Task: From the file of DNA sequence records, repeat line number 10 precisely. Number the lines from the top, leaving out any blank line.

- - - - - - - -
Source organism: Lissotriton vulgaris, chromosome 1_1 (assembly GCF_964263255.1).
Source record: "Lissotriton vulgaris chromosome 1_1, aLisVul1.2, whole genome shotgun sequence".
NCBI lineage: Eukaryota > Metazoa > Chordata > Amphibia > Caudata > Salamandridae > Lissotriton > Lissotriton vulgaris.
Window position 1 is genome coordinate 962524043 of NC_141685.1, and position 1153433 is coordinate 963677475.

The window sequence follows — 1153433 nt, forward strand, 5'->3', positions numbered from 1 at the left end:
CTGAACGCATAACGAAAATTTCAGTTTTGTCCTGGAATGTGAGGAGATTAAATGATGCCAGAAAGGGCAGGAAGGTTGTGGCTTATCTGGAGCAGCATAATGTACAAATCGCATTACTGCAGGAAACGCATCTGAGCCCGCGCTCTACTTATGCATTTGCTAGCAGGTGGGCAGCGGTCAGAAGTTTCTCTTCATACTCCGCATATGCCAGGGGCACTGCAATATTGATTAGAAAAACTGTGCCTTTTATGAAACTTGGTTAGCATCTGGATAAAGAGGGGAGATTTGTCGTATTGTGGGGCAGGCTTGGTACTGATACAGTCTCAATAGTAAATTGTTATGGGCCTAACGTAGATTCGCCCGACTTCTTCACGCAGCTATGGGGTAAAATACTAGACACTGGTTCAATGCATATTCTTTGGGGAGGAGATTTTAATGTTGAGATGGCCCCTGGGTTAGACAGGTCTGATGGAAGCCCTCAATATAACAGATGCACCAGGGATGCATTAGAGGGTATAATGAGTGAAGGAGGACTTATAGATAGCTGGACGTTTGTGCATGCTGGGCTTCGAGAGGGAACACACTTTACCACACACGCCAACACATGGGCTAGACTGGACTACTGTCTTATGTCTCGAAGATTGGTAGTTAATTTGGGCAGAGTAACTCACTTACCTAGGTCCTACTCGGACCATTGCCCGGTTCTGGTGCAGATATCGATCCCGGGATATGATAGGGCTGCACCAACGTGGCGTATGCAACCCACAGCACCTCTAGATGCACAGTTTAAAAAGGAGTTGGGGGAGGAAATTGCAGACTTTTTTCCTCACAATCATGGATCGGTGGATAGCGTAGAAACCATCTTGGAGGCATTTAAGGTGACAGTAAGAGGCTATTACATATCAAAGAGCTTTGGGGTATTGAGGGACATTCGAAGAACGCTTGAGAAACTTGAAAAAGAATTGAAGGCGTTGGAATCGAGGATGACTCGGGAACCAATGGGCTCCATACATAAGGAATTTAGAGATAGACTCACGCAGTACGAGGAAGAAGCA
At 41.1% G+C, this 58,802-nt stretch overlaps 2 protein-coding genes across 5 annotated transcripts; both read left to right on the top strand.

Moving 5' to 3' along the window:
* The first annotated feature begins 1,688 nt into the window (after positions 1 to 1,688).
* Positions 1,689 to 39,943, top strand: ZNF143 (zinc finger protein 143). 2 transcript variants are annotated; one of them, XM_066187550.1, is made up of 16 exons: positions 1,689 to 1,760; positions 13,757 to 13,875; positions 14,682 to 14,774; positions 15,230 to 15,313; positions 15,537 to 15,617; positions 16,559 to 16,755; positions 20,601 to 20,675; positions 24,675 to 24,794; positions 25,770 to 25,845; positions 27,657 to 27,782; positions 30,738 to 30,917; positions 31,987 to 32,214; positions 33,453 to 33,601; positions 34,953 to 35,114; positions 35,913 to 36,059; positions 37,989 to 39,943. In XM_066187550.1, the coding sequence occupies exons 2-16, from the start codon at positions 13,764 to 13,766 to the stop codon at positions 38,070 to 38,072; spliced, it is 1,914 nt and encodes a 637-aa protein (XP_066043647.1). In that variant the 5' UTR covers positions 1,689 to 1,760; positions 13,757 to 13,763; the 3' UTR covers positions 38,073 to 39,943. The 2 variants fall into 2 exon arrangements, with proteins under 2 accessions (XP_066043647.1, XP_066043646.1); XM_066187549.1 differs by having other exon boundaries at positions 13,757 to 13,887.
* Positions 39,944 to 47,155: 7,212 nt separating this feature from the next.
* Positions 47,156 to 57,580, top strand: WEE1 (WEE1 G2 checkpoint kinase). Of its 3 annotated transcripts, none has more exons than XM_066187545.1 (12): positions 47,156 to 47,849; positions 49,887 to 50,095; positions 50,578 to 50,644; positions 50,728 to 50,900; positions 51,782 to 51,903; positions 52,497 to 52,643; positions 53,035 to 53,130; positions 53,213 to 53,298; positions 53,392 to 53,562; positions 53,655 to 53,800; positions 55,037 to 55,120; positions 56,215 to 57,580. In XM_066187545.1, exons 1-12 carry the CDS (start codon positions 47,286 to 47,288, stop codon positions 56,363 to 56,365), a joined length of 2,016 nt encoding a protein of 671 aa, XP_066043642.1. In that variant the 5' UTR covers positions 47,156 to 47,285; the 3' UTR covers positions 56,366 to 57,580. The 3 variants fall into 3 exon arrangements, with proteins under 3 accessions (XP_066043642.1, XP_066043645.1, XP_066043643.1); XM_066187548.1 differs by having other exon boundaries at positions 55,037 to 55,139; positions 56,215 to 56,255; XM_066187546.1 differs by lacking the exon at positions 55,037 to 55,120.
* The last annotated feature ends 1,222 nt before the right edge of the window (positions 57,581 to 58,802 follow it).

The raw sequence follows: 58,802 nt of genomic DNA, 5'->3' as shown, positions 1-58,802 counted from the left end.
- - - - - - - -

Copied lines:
* Positions 1,689 to 39,943, top strand: ZNF143 (zinc finger protein 143). 2 transcript variants are annotated; one of them, XM_066187550.1, is made up of 16 exons: positions 1,689 to 1,760; positions 13,757 to 13,875; positions 14,682 to 14,774; positions 15,230 to 15,313; positions 15,537 to 15,617; positions 16,559 to 16,755; positions 20,601 to 20,675; positions 24,675 to 24,794; positions 25,770 to 25,845; positions 27,657 to 27,782; positions 30,738 to 30,917; positions 31,987 to 32,214; positions 33,453 to 33,601; positions 34,953 to 35,114; positions 35,913 to 36,059; positions 37,989 to 39,943. In XM_066187550.1, the coding sequence occupies exons 2-16, from the start codon at positions 13,764 to 13,766 to the stop codon at positions 38,070 to 38,072; spliced, it is 1,914 nt and encodes a 637-aa protein (XP_066043647.1). In that variant the 5' UTR covers positions 1,689 to 1,760; positions 13,757 to 13,763; the 3' UTR covers positions 38,073 to 39,943. The 2 variants fall into 2 exon arrangements, with proteins under 2 accessions (XP_066043647.1, XP_066043646.1); XM_066187549.1 differs by having other exon boundaries at positions 13,757 to 13,887.